How can you tell what they are actually going through?

Being a toddler is tough enough.Everyone is bigger, stronger, smarter, and faster than they are. Then, add a few vision issues and limited ability to communicate and as a result we parents become their vision advocates. So how can we tell what is really going on?

Let me explain the situation. Sunday 2:00 A.M. Elly wakes us up with a curtling scream. I run to her bedroom and she is yelling, “My eye hurts, my eye hurts,” clutching her right eye (the one we put Atropine drops in) Then she says, “There is blood coming out, There is blood everywhere.” By this time, I am wide awake, have the lights on and have put a cold compress on her eye. No blood and she settles down easily and goes back to sleep, but I am wide awake and sleep on the floor beside her bed, just in case.

This event repeated again last night around the same time and same complaint. So is it really her eye hurting? And if so, wouldn’t it hurt more during the day or in the sunshine? And why now? There have been no daytime complaints.

Or, if you take into consideration that my husband had a MAJOR bloody nose complete with blood spewing all over the dinner table (TMI, I know) right before she went to bed Sunday night, then maybe she has found her inner voice and has begun dreaming or rather having nightmares. Or possibly, she is now in the stage where fears are real and very scary. Maybe the patching and drops and not being able to see is her fear (I can’t blame her) In which case, how do I address it, acknowledge it, and help her work through it? Either scenario is difficult and I find myself reaching out to people in my community who are more knowledgeable than I. I did put a call into my PO and we have a scheduled appointment this Friday. I’m also hoping to get a hold of the home visitation vision specialist and ask if there are specific things I can do to help Elly through her fears. And parents… any thoughts or suggestions?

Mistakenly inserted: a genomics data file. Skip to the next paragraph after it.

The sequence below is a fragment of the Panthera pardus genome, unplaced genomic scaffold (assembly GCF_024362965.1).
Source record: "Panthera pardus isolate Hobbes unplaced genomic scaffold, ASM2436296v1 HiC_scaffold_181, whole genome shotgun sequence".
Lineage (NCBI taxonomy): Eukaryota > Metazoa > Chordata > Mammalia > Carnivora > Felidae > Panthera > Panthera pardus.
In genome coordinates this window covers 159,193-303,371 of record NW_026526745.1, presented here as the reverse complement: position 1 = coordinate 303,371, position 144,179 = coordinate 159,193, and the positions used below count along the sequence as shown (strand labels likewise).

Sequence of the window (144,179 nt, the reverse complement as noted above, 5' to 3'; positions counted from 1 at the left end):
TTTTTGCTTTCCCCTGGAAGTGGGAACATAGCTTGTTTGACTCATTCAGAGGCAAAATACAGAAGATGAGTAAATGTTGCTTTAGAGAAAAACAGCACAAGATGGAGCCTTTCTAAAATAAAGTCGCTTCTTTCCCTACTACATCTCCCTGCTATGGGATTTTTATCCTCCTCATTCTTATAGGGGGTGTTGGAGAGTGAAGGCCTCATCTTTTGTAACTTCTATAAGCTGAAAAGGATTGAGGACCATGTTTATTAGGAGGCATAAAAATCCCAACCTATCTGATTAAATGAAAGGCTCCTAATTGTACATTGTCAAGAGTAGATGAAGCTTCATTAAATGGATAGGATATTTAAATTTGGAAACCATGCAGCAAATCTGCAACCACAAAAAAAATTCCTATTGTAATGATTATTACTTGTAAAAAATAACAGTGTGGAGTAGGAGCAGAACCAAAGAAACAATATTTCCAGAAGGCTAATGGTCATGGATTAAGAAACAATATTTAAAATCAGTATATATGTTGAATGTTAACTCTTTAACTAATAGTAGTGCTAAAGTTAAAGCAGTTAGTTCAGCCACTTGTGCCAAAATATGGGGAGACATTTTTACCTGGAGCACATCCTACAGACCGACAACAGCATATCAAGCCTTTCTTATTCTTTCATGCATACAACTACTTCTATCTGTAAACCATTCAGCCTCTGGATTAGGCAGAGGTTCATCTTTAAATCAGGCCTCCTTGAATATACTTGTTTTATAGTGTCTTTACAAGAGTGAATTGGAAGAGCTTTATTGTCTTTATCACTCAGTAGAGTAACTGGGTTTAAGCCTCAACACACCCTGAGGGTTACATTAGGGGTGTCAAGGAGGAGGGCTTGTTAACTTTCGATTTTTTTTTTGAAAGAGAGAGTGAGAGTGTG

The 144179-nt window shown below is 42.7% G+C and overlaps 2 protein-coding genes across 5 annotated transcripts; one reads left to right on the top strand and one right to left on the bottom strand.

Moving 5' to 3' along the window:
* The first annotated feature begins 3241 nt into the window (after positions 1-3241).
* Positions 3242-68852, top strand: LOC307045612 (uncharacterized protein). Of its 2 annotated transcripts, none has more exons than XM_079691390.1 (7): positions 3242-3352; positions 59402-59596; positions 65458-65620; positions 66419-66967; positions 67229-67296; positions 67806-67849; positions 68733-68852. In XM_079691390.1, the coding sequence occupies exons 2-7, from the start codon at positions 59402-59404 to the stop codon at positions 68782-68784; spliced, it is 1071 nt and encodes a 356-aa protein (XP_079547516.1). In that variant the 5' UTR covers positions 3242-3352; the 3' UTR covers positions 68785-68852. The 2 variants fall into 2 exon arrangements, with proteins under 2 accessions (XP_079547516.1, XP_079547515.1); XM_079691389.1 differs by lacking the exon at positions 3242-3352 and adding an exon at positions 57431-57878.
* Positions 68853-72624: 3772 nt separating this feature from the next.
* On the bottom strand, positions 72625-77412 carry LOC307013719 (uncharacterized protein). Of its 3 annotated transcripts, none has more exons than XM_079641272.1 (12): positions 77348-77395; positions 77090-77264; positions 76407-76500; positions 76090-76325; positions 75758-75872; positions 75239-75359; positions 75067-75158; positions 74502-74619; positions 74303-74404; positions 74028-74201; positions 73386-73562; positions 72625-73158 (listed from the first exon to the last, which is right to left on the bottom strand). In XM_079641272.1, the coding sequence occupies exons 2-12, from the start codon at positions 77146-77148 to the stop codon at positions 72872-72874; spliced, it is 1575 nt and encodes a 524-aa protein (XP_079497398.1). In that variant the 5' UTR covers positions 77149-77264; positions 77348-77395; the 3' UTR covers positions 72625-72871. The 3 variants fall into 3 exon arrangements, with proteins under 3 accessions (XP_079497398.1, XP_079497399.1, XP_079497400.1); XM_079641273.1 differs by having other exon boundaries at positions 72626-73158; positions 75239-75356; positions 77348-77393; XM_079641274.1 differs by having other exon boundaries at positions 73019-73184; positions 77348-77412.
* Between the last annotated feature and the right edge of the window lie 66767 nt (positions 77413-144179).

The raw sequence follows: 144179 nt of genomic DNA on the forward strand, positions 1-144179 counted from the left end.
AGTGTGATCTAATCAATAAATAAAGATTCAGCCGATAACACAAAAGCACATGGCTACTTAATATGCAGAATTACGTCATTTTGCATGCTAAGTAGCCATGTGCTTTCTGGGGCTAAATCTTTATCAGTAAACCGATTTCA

One response to “How can you tell what they are actually going through?

  1. I’ll be really interested to hear what the PO and vision specialists say. I wonder if it is a combination of her experiences of not being able to see and getting the eye drops, plus seeing her dad’s bloody nose. Does she seem to remember any of the dreams either in the middle of the night or the next morning? You could maybe talk through what happened in the dream and why that scared her, but that would only work if she could really remember it.

    Has anyone else had their child go through vision-related nightmares?


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